First Aid for Your Protection

Part of being your family’s protector is knowing first aid for a variety of injuries — from bumps and bruises to breaks (or worse).

As responsibly armed Americans, we hope we never have to use our firearms to defend ourselves or our loved ones, but we train for the possibility. It’s the same with first aid. We hope we never have to apply a tourniquet, but having that knowledge could save a life.

What first-aid training have you had? What training do you recommend?

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Stop the bleeding
Start the breathing
Protect the wound
Treat for shock

Is there more?
:thinking:

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Starting when I was 16, I took Advanced First Aid and became a National Ski Patrol–then lifeguard in college, then Registered Nurse.
Recently, the Emergency First Aid Fundamentals that USCCA teaches–it’s a great class. I recommend it.

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I did medicine for 30 years in the military and as a civilian and was exposed to some of the best and worst medical training that this and other nations offer. As part of my training to become an IDC (Independent Duty Corpsman) I did weekends at Yale and Harvard’s Knife and Gun Club (University Emergency Departments). I’ve also had real life trauma events in places like Kuwait, Trashcanistan, Somalia, and Iraq to name a few.

Quite possibly some of the best Real World Training (other than the real thing) I have been exposed to was Wilderness Medicine. There are various schools and individuals out there and I will not point out one over the other but the driving factor is that you are NOT 20 minutes from an ER, you DO NOT have a full medical trauma bag but here is what you can REALLY do with what you have.

The above being said you need a basic understanding of how the human body works so that is where the basic classes come in. Stop the Bleed, Red Cross First Aid, EMT and all the rest are good primers. With the advent of the internet you can actually teach yourself advanced lifesaving fundamentals if you are really interested in knowing the topic.

I have gone from having 3 full trauma bags in my vehicle to include O2, IV’s, injectables and other fancy bits of kit down to something I can stuff in the cargo pocket of my pants. The real capability is between your ears and does not rely on your bag of tricks.

Cheers,

Craig6

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I am in much the same place as @Craig6. I was an EOD tech, and trauma medic in the Navy. Then a flight medic in civilian world.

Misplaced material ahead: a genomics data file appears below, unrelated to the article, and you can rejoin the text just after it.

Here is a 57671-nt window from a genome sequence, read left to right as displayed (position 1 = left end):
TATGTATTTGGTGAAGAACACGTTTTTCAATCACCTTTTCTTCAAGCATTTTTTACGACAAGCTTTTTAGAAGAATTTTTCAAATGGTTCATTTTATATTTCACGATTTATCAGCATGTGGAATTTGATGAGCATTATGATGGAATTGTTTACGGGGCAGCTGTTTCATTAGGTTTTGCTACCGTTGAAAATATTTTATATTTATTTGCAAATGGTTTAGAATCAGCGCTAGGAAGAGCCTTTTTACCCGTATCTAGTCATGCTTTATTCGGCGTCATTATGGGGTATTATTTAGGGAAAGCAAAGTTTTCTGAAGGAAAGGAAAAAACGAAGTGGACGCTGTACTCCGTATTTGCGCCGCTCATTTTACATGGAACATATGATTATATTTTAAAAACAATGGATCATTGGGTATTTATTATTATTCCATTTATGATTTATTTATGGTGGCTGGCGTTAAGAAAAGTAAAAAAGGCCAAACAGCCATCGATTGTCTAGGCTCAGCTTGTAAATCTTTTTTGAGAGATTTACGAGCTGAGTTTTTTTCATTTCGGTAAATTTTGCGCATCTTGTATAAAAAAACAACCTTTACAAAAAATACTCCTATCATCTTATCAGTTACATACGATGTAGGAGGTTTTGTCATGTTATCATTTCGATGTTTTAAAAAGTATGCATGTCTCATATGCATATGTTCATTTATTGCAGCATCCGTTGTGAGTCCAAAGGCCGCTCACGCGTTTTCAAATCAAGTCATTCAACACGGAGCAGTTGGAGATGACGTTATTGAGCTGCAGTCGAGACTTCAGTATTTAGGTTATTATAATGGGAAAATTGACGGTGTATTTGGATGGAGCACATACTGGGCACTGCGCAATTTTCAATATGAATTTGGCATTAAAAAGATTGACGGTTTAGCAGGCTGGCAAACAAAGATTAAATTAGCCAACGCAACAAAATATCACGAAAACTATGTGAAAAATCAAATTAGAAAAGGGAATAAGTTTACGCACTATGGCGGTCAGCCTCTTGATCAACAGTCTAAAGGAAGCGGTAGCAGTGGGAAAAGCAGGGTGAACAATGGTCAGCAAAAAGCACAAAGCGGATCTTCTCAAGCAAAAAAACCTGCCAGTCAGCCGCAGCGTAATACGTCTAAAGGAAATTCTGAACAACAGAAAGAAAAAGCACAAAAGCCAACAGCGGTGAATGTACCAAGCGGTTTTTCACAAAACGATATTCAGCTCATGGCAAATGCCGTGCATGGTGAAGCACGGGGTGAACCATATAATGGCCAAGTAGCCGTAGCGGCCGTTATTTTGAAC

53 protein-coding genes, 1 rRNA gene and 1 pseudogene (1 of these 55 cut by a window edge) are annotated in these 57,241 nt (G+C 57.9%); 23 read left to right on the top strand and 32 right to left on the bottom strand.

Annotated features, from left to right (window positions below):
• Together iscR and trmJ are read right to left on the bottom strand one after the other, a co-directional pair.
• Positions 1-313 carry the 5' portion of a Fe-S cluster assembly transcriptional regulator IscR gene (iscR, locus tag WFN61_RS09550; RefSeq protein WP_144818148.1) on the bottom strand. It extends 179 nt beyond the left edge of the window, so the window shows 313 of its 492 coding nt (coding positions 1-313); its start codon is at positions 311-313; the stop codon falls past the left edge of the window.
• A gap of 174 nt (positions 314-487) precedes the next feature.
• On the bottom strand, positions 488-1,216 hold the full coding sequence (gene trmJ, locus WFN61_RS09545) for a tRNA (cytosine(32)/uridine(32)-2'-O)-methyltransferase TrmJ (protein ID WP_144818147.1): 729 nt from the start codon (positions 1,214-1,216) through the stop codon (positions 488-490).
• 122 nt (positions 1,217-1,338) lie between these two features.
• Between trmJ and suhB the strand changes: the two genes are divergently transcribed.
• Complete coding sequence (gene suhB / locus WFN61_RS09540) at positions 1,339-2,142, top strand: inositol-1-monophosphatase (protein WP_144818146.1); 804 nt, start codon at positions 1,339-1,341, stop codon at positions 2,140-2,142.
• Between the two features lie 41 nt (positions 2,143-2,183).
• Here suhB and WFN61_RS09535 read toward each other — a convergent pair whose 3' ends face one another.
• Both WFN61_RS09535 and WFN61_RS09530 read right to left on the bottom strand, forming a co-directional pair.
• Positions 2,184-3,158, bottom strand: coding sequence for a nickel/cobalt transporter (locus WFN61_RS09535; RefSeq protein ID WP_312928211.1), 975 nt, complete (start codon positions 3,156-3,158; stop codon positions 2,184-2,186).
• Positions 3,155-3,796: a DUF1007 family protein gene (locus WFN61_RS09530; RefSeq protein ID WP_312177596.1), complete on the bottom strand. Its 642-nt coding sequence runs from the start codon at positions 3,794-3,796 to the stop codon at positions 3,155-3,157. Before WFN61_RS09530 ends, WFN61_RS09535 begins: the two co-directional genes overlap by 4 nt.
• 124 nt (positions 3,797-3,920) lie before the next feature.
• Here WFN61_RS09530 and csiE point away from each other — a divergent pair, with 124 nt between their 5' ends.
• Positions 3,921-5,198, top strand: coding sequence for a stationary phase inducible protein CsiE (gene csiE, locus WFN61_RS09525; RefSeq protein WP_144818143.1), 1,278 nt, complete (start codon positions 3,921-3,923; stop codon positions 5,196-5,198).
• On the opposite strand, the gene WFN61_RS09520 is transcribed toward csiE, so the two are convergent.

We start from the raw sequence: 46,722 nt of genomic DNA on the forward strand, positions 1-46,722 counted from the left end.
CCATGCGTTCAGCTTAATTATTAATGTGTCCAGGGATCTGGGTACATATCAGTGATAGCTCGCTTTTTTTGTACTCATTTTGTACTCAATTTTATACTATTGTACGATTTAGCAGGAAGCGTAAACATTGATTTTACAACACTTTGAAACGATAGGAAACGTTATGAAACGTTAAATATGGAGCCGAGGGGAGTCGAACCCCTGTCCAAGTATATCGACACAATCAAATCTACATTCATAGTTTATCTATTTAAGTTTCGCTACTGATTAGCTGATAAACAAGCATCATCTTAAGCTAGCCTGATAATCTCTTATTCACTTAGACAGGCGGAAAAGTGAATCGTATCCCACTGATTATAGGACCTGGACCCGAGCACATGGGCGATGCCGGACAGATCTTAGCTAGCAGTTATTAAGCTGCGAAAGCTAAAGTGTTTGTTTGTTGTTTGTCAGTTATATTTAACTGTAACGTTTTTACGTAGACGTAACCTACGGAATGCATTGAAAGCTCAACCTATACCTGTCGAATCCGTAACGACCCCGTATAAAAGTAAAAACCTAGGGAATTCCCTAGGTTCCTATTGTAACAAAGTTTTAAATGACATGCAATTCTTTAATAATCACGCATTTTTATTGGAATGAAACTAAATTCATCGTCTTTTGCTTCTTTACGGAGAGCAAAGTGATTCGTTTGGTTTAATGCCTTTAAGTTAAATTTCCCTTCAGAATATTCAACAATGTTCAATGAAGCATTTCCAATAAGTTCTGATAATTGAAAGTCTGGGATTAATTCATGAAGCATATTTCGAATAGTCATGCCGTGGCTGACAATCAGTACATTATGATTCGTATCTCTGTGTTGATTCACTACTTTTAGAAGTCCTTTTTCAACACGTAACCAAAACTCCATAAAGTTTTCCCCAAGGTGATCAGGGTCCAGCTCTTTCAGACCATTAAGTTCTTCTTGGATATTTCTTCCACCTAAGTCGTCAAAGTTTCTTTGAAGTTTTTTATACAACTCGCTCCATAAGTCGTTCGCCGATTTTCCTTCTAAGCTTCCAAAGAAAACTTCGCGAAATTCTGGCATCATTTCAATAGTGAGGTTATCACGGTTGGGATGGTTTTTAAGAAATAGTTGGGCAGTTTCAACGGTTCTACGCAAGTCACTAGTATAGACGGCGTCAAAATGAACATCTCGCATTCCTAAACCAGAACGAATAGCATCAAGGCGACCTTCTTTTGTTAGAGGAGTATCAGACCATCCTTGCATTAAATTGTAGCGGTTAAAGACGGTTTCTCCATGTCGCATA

He pretty much nailed all the big ones. I would add one more just due to this being a CC information site. That would be to know how to diagnose and how to bandage a sucking chest wound.

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Combat Lifesaver training in the Army. If I were in better shape physically, I would probably join the Rescue Squad. I like and am interested in emergency medicine. Amazing subject with such real world and concealed carry applications.

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My friend, ALL chest wounds suck, some in a more literal aspect than others. :astonished: :rofl: :sunglasses:

Cheers,

Craig6

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As someone somewhere once said.

“A sucking chest wound is nature’s way of saying slow down”.

Edited for profanity and to not offend

YMMV
:see_no_evil::hear_no_evil::speak_no_evil:

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Bah dum bum. “Thank you, thank you. I"m here all week.”
Well said.

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I’ll look into the USCCA first aid class. Thanks for the recommendation.

Is there a list of USCCA classes anywhere?

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I have to recertify for First Aid (including trauma, tourniquets etc) and CPR every two years for work. Beyond that very little. I was registered for a Stop The Bleed class before covid got it cancelled.
I am interested in advanced training in that area as well; if there is a place to look up a list of USCCA options please share it! :slight_smile:

You can find in-person classes close to you here, @ScottH:

And there are some books/DVDs/elearning that might help:

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Awesome! Thanks @Dawn

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The best thing is you can take it online. :slight_smile:

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